By Aisha Rahman
While France increases its bans on Muslim women’s dress, international sports agencies like FIBA decide whether a headscarf wearing woman is “valid” enough to play basketball. Women today are stripped, literally or otherwise, of our dignity and right to self-determination. Instead, we are reduced to what society deems acceptable attire, presentation or behavior.
Muslims will soon celebrate my favorite holiday—Eid ul-Adha. Islamic history relates that God ordered prophet Ibrahim to take his wife Hajar and their son Ismail to the deserts of Arabia and leave them behind. As he walked away, Hajar grappled with her future. Here she was in a barren wasteland. No food, no water. She asked why her husband was leaving her and their son isolated? As he turned away, feeling the struggle of her question, she realized the answer and offered, “has God ordered you to do so?”
He affirmed. And with that, he was gone and she was alone.
Fast forward some 4,000 years, women in general and Muslim women in particular find themselves in a proverbial desert of isolation. Our headlines are saturated with reductionist conversations policing women’s bodies—particularly what we are wearing.
Muslim women are not unique in this regard. For centuries, women have been viewed through these lenses. In the modern context, whether it is powerhouses like Michelle Obama, Serena Williams, Kate Middleton, or Ibtihaj Muhammad, society focuses more on their clothing rather than their educations, careers, athletic prowess, and family lives. It is long overdue for us to reclaim our narratives and not fall prey to the box that people —read: men— tend to force us in to. In an era of increasing anti-Muslim sentiment, this is particularly true for Muslim women.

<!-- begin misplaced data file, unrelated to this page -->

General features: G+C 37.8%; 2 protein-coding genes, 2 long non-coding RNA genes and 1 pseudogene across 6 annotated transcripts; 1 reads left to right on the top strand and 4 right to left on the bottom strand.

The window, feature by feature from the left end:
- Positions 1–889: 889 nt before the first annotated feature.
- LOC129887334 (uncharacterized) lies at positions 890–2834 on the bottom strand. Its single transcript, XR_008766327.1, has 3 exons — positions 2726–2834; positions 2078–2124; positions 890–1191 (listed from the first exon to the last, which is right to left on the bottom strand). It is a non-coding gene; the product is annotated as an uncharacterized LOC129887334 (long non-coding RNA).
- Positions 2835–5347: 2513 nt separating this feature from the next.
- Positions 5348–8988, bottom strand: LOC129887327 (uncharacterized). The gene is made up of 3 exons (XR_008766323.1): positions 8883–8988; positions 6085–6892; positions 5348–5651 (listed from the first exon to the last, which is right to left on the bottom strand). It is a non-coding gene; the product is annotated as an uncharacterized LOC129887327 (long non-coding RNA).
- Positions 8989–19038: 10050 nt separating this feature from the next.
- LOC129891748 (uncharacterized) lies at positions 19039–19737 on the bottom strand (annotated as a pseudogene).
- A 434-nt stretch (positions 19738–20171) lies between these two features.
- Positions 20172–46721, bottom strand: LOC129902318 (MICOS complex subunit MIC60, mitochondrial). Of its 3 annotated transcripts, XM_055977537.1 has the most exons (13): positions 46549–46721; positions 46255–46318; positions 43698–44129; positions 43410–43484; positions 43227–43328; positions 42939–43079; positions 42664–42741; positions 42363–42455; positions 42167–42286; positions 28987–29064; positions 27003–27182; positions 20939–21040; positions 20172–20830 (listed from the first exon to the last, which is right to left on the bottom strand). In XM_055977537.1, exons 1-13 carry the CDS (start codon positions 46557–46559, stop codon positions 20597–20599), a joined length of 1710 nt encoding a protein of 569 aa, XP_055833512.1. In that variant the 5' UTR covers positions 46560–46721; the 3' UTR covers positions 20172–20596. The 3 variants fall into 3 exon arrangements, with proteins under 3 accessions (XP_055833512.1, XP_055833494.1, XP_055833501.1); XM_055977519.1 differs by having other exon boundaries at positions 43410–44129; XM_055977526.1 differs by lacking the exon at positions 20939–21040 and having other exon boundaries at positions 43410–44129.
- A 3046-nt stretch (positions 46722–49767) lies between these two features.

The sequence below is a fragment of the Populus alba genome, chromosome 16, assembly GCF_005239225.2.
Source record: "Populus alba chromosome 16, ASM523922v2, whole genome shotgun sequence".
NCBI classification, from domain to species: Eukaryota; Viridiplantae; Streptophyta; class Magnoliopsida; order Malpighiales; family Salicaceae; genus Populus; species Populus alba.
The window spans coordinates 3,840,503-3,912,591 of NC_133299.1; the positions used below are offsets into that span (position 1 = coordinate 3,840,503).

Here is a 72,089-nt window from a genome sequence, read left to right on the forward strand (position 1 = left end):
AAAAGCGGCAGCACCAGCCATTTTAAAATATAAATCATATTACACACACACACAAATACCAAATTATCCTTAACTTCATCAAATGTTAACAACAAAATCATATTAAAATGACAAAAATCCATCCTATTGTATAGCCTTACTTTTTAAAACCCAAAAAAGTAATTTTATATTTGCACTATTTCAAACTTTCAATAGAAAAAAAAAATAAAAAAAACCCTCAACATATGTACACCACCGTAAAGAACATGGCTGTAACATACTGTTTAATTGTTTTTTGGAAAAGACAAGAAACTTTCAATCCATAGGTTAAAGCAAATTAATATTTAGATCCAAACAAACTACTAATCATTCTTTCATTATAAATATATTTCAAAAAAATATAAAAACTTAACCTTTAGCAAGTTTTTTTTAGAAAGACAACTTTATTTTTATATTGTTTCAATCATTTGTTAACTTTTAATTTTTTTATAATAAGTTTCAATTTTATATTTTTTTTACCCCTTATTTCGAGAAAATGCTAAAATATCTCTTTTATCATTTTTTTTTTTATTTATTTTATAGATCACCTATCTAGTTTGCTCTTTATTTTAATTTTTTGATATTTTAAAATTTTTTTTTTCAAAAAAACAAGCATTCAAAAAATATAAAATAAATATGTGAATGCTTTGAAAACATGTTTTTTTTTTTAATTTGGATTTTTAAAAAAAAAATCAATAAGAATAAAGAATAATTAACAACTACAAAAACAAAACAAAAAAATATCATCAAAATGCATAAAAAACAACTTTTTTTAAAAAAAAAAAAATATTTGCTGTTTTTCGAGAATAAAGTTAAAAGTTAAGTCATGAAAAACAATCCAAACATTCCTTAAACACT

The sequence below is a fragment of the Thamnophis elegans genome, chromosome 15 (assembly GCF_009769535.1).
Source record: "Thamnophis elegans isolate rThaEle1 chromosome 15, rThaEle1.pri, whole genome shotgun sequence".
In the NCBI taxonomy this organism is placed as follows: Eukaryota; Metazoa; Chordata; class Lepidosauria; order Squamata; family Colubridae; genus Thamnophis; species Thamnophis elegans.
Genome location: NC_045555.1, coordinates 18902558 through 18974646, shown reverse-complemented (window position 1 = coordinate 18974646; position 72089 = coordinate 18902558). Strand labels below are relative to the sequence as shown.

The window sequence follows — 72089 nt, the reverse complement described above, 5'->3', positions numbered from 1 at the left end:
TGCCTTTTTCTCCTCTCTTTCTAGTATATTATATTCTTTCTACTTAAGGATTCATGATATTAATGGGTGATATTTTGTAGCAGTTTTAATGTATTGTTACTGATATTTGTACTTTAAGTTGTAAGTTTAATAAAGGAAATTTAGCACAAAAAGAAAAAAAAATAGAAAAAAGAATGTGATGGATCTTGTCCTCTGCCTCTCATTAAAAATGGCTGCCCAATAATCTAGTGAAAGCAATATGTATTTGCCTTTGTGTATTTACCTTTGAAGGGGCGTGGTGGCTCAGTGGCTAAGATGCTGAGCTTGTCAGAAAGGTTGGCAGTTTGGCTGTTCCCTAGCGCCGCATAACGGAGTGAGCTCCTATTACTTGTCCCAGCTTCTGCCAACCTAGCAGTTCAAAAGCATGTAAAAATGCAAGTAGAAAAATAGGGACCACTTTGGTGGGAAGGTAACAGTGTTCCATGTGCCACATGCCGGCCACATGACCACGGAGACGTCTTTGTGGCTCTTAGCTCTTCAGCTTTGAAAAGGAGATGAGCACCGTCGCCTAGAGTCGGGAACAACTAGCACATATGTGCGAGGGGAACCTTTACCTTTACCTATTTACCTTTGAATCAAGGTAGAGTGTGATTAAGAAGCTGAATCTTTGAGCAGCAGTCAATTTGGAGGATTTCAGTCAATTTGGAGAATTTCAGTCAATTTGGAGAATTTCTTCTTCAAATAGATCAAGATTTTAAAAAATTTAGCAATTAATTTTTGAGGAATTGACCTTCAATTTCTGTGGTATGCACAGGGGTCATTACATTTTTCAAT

Getting back to the story of Eid ul-Adha and Hajar—this incredibly strong woman of faith and conviction is the picture of resilience the world needs today. Many mistake Hajar’s story as one of isolation, when in reality it is a story of self-determination.Hajar had a choice—capitulate or write her own narrative. She chose the latter and began to search for sustenance for herself and her infant son, running between two hills of Safa and Marwa. Hungry, thirsty, and desperate she knew that against all odds, God would provide for her. Remarkably, a stream appeared at her son’s feet, with water that flows till this day—it was the stream of zam zam. They had sustenance. God had provided for them. Here was a woman who did not give up on herself, her son, or on hope. Till this day, millions of Muslims travel to Makkah annually to partake in the ritual pilgrimage of umrah.
During this pilgrimage, one of the required rituals is to run between the hills of Safa and Marwa, commemorating Hajar’s struggle, faith, and resilience. This commemoration is repeated during the greater pilgrimage of hajj—the conclusion of which is the celebration of Eid ul-Adha. Today, thousands of years after Hajar’s fateful day in the desert, Muslims worldwide remember one woman’s struggle and her perseverance in the face of utter desolation.
This is why Eid ul-Adha is my favorite holiday. It underscores the value of a woman’s self-determination and her faith in God above all else. Islamic history records a plethora of inspiring examples like these of strong women. At KARAMAH: Muslim Women Lawyers for Human Rights, we elevate these narratives to draw value from them for our lives—women and men alike. Likewise, we seek to change the prevailing narrative of Muslim women particularly, and women more generally. Challenging the patriarchy in our cultures is not easy—you often find yourself isolated. But we write our own narrative by promoting a widespread movement of tearing down oppressive, reductionist narratives. We do this, in part, by supplying different narratives to the fore.
Indeed, the burkini ban in France and FIBA’s denial of allowing Muslim women to wear a headscarf while playing basketball is a basic denial of looking at women as humans. Women are apparently only what they wear. Muslims are being pitted against one another in conversations contrasting our responses to Ibtihaj Muhammad and Dalilah Muhammad. We must rise above these traps. Let us rise again, remember the stories of our foremothers and the millions that have come after them, and fight another day to restore karamah, our God given dignity.
***To address FIBA’s discriminatory ban on headscarfs, sign this petition.
Aisha Rahman is the executive director of KARAMAH: Muslim Women Lawyers for Human Rights. Follow KARAMAH on twitter: https://twitter.com/karamahdc A version of this post originally appeared on Huffington Post.